CASERO has certainly been a great help for us in our day to day work, transporting things [. . .]. It saves us time, and we can spend more time with the residents. – Silke Mlakar – care home worker

And if you believe the Robot-Era project, you might even send your robot out to shop for groceries, or pick up a prescription at the pharmacy.

Keeping you company
However sophisticated the robot, you may find yourself emotionally attached to its daily presence and enjoying its companionship. Human-robot interactions with the elderly need to be carefully assessed to make sure they are providing just the right level of interaction to be as helpful as possible, without being misleading. One of the most successful companion robots to date has been Paro the robot seal developed by AIST in Japan. The robot pet reacts to touch and has been shown to calm dementia patients and improve social interactions. This new form ofRobot Therapy has also been shown to have benefits beyond eldercare, including to improve social interactions in children with autism.

Making your home smart
And why not make your home a robot? A connected home could automatically check that the cooker is off, order food when the fridge is empty, remind you of appointments, and handle the entertainment system. The home may also coordinate a suite of mobile robots, including your vacuum cleaner, or other task-specific helpers. These smart living spaces, which build on the latest trends in Internet of Things, machine learning, and robotics, could deliver on the promise of better care outcomes.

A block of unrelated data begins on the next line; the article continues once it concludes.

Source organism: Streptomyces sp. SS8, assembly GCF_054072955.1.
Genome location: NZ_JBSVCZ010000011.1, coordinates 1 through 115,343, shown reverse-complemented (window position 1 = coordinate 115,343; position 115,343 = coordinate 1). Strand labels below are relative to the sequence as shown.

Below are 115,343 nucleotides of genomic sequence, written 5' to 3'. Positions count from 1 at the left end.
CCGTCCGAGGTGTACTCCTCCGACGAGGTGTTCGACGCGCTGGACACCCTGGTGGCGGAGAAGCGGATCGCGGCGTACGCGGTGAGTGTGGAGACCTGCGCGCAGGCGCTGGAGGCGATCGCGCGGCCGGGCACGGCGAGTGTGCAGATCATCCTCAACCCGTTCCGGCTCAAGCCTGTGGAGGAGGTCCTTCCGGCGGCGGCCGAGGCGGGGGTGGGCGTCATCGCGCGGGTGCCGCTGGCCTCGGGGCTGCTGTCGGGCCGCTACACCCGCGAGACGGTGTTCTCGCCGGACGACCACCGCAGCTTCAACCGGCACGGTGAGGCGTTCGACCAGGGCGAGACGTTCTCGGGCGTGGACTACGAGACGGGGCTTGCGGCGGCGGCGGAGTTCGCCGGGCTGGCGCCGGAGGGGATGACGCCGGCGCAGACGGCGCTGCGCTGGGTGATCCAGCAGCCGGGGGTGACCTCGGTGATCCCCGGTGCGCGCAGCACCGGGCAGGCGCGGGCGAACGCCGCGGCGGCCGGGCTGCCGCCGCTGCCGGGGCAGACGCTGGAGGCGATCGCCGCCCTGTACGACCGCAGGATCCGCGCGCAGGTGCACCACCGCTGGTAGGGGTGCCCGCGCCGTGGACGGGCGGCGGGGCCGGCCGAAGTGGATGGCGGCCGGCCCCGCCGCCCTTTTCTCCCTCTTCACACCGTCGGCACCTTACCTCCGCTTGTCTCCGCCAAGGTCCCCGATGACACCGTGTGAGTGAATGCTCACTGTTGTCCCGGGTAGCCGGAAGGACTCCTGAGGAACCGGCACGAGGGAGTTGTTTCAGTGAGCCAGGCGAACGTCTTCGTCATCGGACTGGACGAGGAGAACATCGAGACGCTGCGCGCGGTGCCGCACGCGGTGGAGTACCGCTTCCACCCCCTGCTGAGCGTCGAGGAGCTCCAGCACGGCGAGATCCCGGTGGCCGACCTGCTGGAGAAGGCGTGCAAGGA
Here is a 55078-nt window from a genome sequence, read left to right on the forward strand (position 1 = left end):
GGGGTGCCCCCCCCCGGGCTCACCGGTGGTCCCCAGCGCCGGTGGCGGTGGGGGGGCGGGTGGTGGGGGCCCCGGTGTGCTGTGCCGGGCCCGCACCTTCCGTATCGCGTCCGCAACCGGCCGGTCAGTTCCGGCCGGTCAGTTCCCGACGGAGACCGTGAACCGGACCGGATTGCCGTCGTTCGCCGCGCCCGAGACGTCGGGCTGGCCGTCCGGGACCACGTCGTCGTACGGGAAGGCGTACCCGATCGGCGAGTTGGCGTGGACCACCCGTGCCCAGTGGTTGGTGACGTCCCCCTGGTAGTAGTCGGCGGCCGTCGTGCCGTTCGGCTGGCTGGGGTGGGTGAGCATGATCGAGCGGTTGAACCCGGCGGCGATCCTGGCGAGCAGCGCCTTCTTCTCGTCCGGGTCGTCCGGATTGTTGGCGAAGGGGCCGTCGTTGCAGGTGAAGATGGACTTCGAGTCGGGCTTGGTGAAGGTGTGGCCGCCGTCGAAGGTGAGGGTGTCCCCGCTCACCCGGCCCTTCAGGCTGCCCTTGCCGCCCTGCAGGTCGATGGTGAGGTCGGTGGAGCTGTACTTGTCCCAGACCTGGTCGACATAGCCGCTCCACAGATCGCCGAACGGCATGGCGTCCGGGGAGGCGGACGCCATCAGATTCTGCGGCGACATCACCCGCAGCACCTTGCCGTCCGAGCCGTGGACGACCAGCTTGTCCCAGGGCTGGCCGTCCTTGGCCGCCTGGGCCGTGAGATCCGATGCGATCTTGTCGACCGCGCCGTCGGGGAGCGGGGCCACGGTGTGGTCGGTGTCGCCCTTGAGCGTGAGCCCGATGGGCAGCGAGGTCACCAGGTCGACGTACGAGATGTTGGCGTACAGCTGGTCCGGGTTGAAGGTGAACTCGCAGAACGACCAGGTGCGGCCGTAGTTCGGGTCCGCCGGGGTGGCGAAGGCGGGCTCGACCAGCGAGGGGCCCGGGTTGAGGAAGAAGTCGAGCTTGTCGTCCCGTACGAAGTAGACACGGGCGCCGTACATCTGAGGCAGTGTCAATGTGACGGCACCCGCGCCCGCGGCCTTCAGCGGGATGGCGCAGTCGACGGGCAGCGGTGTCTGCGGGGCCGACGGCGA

Like many robotics technologies, integration is key. To move things along, universities are building dedicating assistive living spaces that will allow them to explore integrated homes in a well controlled research environment.

Barriers and prospects
Technology for assistive living leads to real challenges with privacy, ethics, and liability. The act of caring comes with deep responsibility, and potential for harm if not done carefully. In fact, most carebots developed in the laboratory have not made their way to the home. Public acceptance is still quite low, with the latest Eurobaromoter survey on autonomous systems reporting that 51% of European respondents are uncomfortable with having a robot to provide services and companionship to elderly or infirm people. Much of this is due to a lack of exposure to the technology, which will improve as robots become more prominent in the care sector. Thanks to the International Standards Organisation (ISO), there are also new standards for carebots, which should help pave the way for startups and SMEs who would like to enter the sector. The EU market for robots and devices assisting elderly people is estimated to reach €13 billion by 2016. Given this potential, Europe has been heavily investing in assistive living within the Horizon2020 robotics programmes, and also through the European Innovation Partnership on Active and Healthy Ageing, the Active Assisted Living Joint Programme, and national programmes such as the UKs Long Term Care Revolution project.

This is needed as we are still very far from the robot in the movie Frank and Me. Making robots is hard, and we’re just starting to see robots for assistive living leave the laboratory to help with specific tasks such as walking or eating. More versatile carebots still require some work, and most important, plenty of real-word experiments. Fortunately, any developments in assistive living have the potential to improve quality of life for the elderly and carers. And it will become a necessity in the future.

Read the previous article in the series here.

The ten-part series on European Robotics will be published every two weeks on the SPARC website andRobohub. Funding for the series was provided by RockEU – a Coordination and Support Action funded under FP7 by the European Commission, Grant Agreement Number 611247.